In watching the replay of the Blackmon catch on the sideline that was overturned by replay, Blackmon didn't change his stride while making the catch in an effort to get two feet in. Other elite receivers have a sixth sense to know where the sideline chalk is and to tip toe, when needed, to stay in bounds. Is this something easy to teach to a receiver and for the receiver to adjust to quickly or is this a talent that takes quite some time to develop?
John: Blackmon perhaps could have changed his stride, but he was moving pretty darned quickly pursuing the ball on that play, and the catch was what is known in scientific circles as a "bang-bang" play. While Blackmon perhaps has strides to make as a route runner and in being consistent in a lot of areas, body control and knowing where he is in the field are things I see as being his strengths. I watched Reggie Wayne and Marvin Harrison make remarkable body-control catches for years in Indianapolis, and they were two of the best I've seen at it. At the same time, they each had a bunch of "almost" catches along the sidelines because you don't always get the foot down exactly. Blackmon made a darned good reception, and it missed by inches. It happens.
David from Durban, South Africa:
What did Vic say?
John: "Hi, John."
Todd from Panama City, FL:
Why is it that Jags fans get mad when the national media bashes the Jags, but also in return get mad at you when you try to point out positives on the team? I feel like Jags fans are all FOX news employees, so much negativity!!!
John: Fans get mad because they're fans. They get mad at the national media because they're fans and they protect their team and that's great. They get mad at me for pointing out positives, because the Jaguars are 1-6 and being 1-6 stinks and that makes fans mad.
Pat from Jacksonville:
You didn't see the Colts ending up with the No. 1 pick in last year's draft either. Sometimes it's hard to except, but we're playing for the No. 1 overall pick in 2013.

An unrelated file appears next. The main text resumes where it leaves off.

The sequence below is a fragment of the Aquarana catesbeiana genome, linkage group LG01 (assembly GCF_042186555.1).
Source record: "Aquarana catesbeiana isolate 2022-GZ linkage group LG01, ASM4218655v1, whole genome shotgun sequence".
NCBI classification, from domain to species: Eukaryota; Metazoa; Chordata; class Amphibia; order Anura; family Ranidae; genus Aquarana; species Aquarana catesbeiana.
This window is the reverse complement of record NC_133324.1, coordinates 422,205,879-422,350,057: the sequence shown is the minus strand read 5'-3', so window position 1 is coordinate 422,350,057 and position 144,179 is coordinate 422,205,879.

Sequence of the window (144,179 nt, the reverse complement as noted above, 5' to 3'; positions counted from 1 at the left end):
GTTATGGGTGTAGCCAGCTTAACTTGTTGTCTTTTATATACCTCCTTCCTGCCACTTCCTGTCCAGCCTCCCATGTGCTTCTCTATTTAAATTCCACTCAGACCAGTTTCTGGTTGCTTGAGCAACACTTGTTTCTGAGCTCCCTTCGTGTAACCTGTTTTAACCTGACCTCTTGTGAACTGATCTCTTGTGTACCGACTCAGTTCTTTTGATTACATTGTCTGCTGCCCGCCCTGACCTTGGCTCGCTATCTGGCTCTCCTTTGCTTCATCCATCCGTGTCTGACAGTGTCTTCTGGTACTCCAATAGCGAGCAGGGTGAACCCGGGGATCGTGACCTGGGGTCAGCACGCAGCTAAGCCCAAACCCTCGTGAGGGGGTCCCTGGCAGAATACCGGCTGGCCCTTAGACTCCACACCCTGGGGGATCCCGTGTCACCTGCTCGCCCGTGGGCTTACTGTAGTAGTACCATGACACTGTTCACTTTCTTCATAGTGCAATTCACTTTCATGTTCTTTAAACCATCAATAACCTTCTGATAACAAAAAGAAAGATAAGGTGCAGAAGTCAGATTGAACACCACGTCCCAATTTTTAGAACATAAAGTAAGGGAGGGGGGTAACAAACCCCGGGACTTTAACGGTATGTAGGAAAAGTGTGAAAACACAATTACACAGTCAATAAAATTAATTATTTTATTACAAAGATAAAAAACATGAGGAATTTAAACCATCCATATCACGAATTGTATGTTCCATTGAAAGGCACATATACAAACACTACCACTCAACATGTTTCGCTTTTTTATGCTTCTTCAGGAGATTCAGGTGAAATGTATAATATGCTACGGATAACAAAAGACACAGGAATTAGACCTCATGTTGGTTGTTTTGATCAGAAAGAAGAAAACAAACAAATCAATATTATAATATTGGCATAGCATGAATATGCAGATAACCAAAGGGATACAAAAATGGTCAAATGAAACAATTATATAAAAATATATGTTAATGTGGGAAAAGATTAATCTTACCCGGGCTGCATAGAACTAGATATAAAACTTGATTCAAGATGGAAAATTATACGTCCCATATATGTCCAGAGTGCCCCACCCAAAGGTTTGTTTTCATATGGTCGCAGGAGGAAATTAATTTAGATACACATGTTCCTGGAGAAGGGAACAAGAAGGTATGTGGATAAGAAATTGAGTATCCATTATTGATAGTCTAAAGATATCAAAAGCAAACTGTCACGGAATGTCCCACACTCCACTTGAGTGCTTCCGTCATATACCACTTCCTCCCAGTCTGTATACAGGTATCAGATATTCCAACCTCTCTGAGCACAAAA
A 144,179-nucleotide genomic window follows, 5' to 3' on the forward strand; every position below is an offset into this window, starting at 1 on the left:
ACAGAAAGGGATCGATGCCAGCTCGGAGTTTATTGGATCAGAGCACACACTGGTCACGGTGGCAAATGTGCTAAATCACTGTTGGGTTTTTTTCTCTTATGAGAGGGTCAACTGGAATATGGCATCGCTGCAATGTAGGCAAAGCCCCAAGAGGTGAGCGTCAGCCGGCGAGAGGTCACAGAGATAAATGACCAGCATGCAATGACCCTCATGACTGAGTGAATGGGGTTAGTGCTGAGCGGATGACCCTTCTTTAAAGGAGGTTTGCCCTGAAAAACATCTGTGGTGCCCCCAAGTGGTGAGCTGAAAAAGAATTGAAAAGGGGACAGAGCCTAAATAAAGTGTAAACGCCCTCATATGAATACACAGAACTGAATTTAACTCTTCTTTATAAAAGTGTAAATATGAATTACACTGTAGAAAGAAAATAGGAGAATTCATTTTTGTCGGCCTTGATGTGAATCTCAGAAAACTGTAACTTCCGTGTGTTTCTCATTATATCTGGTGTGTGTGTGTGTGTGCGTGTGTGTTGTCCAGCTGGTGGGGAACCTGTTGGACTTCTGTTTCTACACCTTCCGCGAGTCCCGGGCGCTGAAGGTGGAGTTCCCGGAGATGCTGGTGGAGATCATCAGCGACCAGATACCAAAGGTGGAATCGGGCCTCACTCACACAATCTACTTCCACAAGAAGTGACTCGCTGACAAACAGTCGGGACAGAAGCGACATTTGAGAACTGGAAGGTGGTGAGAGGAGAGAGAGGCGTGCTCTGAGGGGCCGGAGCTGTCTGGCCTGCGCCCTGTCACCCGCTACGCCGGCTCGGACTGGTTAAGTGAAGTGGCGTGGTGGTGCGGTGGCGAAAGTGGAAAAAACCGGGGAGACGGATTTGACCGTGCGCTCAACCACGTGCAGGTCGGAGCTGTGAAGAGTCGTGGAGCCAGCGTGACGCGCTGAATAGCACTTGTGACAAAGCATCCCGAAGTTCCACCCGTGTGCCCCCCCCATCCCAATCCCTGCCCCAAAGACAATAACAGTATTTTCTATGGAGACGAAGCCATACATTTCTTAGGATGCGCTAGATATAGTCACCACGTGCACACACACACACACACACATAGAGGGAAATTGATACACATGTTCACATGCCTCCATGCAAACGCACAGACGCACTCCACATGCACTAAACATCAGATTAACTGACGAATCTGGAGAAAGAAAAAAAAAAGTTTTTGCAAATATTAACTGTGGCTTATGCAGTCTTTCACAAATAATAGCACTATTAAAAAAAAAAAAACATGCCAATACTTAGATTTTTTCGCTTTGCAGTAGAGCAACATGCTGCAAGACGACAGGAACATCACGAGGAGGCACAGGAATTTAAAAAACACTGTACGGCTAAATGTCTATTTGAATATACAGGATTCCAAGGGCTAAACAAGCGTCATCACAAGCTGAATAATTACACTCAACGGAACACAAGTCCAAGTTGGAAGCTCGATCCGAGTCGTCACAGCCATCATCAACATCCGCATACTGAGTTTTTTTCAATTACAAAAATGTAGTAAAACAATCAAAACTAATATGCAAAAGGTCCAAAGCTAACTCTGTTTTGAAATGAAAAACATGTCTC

John: I can except it – except I don't see it happening.
Dave from St. Johns, FL:
I knew when MJD held out before the season that there would be an injury and he would sit out even more time. Do you expect him to milk the injury since he didn't get more money? I bet he plays big next year to get a big deal somewhere else.
John: You can say you knew, and perhaps you have that power, but the injury Jones-Drew sustained wasn't the sort of soft-tissue injury usually associated with a return from a holdout. It was a foot sprain, and considering it happened more than a month into the season, I don't know that there was a connection. I don't expect Jones-Drew to milk the injury. I expect him to miss time with a sprained foot. And finally, I bet he plays as big as he can next year because that's what Jones-Drew does. Is he motivated by money? Sure. Most players are, but this is a guy who has performed at a high level consistently, so I don't know that it's fair to paint quite so greedy a picture as yours.
Ted from Orange Park, FL:
Was it just me or did the D-linemen seem to be working more as a unit against the Packers? It seemed like the pass rush was effective and there was good cooperation between the D-Linemen. I wouldn't have expected it with this being George Selvie's second week back and John Chick's first week off PUP, but Chick was in on both sacks and several scrambles/hurries. That's encouraging.
John: The play of the line was encouraging, though I don't know that I'd attribute it to cooperation as much as players getting healthy. Austen Lane and George Selvie weren't playing at the beginning of the season, and neither was John Chick. All are good players, with Selvie and Lane strong against the run and Chick strong as a pass rusher. Having all of your players available helps, and that makes it look like they're cooperating, but really, they're just good players playing well.
Jim from Nottingham, UK:
What would be better right now, somehow getting to 8-8 and having a mid pick or finishing up 3-13 and ending up with a top three pick, then having the option to trade or use that pick?
John: Winning would be better. It would be a lot better.